Although there is no internet access or even cell phone service in this tiny cabin where I sit typing, perched on a cliff high above the Pacific Ocean, still I write this blog, in the hopes that it might find some new civilization, long after mankind is gone. That this may be a testament to one man who found faith and religion, after doubting for so long.
You see, I was never a spiritual or superstitious man. I was a man of science. A student. A marine biologist. Before this I never had what one would call faith in anything resembling religion. To me it was all math, everything. The strange mutations of life were simply an exponential progression of evolution. But now, as I see the sacramental fires burning bright on the beach below me, and feel the awakening of the ancients echo in my sleep and dreams, now that I realize that man’s time is over and it is a new beginning for beings much greater and more powerful than our own, I offer up a poem, a sacrament, a narrative, to the events that unfolded before the great awakening.
Let me start at the beginning.
I was a doctoral student at the University of California Santa Cruz working on my PhD in marine biology. Mollusks were my specialty. Specifically Haliotoidea Haliotis rufescens, or as they are known by their common name: red abalone. Abalone are an edible type of sea snail, a marine mollusk, single shell gastropod found in coastal waters around the globe. Like all snails they have a head, with a mouth and a pair of eyes, and a foot which they use to cling to rock formations while using their file like tongue to scrape algal matter into their mouths. They also have an enlarged pair of tentacles. They are considered a delicacy, their flesh being comparable to calamari. Red abalone, the largest and most prized of the species, are found only on the west coast of North America. Red abalone are not endangered but because of overfishing and acidification of oceans they have become rather scarce; that is why, California put a ban on the commercial fishing of them in the 1990s. They can be harvested for personal use only north of San Francisco, April through November, with a hiatus in July, and with a limit of only three a day and a total of eighteen a year.
Since I was writing my doctoral thesis on Haliotis rufescens it was deemed that I should spend the summer in a tiny fishing village called Shelter Cove. There I would study, measure, count and map the abalone and also report any suspicious activities relating to abalone poachers to the California Department of Fish and Wildlife. So, when the school semester ended in June I packed up all my gear (scuba set, books, slides, specimen jars, microscopes) and strapped my kayak to the roof of my trusty old Subaru outback and headed north up highway 101 for Shelter Cove.
Shelter Cove is a quiet little hamlet on the coast of Humboldt County. The sign as you enter declares it, “An Island in Time”. There is only one long, winding road in, which climbs up to nearly 2,000 feet as it transcends the summit of the King Range mountains and, conversely, only that one twisting, dangerous, cliff strewn road out. To the south is nothing but inaccessible shoreline facing steep cliffs, dotted with pockets of tiny beaches where the surf smashes down on jagged rocks, and deep, dangerous tide pools. To the north it is relatively the same, only a thin, potholed, dirt road winding over the cliffs slightly to the east.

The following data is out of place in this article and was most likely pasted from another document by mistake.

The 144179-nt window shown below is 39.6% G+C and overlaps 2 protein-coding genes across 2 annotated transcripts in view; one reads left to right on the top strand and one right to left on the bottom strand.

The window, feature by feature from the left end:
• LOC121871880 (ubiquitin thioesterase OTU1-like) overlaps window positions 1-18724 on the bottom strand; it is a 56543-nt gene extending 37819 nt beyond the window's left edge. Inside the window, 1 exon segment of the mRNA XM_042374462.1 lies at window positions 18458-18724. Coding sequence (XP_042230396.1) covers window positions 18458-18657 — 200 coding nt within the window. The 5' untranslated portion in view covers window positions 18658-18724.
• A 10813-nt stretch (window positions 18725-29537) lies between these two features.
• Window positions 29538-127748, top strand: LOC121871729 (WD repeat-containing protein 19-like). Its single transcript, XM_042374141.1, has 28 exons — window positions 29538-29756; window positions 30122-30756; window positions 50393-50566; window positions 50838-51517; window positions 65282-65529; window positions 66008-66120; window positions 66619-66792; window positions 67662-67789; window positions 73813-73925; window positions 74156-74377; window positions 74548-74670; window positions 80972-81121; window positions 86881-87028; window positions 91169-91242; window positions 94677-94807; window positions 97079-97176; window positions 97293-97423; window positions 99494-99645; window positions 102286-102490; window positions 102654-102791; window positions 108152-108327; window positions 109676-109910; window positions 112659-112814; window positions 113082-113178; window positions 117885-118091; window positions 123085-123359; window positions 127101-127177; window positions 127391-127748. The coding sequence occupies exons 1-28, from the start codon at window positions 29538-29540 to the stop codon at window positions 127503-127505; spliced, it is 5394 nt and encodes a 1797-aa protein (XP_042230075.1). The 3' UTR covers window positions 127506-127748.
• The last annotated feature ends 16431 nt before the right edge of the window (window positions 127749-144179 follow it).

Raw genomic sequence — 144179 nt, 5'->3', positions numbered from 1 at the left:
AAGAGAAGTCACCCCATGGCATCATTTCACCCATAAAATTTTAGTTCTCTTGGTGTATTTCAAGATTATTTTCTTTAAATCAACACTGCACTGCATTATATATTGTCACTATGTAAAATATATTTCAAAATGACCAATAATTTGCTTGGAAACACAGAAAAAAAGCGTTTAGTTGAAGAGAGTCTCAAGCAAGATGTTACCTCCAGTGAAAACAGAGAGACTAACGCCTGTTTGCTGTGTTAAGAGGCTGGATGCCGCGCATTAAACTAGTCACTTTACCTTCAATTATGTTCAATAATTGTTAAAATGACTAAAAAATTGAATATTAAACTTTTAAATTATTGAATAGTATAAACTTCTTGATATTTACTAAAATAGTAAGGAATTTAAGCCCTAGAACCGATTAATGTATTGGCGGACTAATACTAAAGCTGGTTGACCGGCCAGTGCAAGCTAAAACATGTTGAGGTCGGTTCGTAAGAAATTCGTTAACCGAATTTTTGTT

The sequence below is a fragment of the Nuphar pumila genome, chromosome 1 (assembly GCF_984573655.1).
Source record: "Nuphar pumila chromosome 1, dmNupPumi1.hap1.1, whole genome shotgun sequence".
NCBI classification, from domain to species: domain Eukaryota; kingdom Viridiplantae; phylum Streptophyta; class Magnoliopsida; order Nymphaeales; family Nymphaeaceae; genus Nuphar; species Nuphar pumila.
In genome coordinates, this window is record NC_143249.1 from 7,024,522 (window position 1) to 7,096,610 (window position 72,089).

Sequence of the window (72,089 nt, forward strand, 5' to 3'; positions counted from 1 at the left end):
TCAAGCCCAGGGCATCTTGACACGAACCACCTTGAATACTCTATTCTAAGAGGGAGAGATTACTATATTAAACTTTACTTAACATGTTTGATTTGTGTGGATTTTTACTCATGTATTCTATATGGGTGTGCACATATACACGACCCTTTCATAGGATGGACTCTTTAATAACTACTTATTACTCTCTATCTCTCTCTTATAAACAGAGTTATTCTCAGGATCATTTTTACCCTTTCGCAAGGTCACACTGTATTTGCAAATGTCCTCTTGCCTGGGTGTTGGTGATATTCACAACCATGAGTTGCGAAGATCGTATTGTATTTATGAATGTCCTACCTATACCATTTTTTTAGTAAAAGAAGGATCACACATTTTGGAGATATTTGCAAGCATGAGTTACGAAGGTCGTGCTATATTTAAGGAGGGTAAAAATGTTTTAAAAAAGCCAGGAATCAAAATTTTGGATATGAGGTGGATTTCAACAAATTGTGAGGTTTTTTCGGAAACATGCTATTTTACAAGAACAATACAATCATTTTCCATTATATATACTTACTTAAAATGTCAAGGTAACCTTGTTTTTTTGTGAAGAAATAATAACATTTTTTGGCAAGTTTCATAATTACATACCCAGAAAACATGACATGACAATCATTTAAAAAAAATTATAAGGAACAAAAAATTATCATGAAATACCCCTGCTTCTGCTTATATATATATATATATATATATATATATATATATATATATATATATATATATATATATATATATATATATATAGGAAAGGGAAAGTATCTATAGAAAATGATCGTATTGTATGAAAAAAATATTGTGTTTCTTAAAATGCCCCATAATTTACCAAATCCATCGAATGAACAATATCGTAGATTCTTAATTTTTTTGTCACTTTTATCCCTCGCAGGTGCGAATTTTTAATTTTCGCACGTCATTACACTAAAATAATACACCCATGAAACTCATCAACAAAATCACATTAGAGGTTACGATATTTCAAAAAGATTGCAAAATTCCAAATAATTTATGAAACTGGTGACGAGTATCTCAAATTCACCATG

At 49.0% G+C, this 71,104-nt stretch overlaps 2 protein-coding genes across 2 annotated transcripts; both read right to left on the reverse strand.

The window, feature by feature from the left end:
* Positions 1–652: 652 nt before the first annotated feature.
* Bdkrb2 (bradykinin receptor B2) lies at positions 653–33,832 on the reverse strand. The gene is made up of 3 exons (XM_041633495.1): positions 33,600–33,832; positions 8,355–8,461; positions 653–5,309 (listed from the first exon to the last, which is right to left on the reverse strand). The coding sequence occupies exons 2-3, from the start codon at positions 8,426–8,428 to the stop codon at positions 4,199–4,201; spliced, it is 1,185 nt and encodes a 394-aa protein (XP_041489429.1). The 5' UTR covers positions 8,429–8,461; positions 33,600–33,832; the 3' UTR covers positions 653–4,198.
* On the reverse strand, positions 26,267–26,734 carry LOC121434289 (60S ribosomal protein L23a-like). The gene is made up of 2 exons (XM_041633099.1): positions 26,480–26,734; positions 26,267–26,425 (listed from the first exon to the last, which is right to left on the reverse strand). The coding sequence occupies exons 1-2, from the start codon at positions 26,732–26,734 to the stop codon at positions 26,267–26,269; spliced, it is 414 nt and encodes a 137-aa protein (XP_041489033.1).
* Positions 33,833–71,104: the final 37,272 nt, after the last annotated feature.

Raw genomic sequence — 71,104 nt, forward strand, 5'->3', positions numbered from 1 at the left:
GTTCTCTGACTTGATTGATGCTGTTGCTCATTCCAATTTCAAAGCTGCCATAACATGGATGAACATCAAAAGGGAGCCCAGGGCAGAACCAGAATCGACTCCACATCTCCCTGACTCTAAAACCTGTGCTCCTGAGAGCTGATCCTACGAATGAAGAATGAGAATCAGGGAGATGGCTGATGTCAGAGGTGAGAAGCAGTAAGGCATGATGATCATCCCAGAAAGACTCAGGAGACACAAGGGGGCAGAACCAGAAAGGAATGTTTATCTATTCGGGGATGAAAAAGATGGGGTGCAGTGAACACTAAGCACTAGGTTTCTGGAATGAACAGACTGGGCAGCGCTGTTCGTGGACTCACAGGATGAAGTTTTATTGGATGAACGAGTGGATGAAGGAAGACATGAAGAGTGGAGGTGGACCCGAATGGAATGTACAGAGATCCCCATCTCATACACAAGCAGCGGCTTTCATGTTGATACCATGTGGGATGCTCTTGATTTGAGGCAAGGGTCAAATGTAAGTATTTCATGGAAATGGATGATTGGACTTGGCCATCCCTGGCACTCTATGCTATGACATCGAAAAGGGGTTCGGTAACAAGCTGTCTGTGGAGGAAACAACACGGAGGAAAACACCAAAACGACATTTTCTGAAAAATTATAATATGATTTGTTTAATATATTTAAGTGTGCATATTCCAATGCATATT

This is why this area is known as Humboldt’s Lost Coast. The brave surf and kayak here but it has a notorious rip tide and once an entire troop of tired boy scouts resting on the beach were swooped up by a sleeper wave and sucked out to their deaths in the ocean’s depths.
The lodgings that were given to me consisted of a small cabin, nothing more than a shack really, perched high up on a cliff face. To the right I could see the boat launch the fishermen used, the caged in area where they gutted their catch. A small stretch of beach lay there where locals would drive their pick-up trucks up onto the sandy shore and drink beer and barbeque. To my left was another stretch of beach they called Deadmans, separated from the boat landing by a jutting cliff. Deadmans, a favorite surf spot, is only accessible by the ocean. The surfers have to paddle on their boards around the cliff face to get there.
The only internet access in Shelter Cove is from satellite and the university was too cheap to put one up in the shack they had supplied me with. I couldn’t even get cell phone service to use my phone as a hot spot. So when I had to post my data on the University’s Science Lab website, I would have to travel down the road a few miles to a coffee shop in the lobby of an old hotel that had Wi-Fi. There I could also manage to get cell phone service, but only in the parking lot at the top of a steep embankment.
My closest neighbors lived down a rutted dirt road. A young single mom and her 9 year old girl Suzy.
On my first day, as I was unfastening my ocean kayak from the roof of my battered old Subaru Outback, Suzy rode right up to me on her pink Huffy bike, an inquisitive look on her round little face.
“Who are you?” she asked in that bluntly curious manner children from small towns often have.
“My name’s Theodore.”
She nodded as if she approved of my name, her eyes wandering along all of my equipment.
“What’s all this stuff?”
“This is my scuba gear, these are specimen jars, and these, here in these boxes, are microscopes. With a microscope you can see real small stuff.”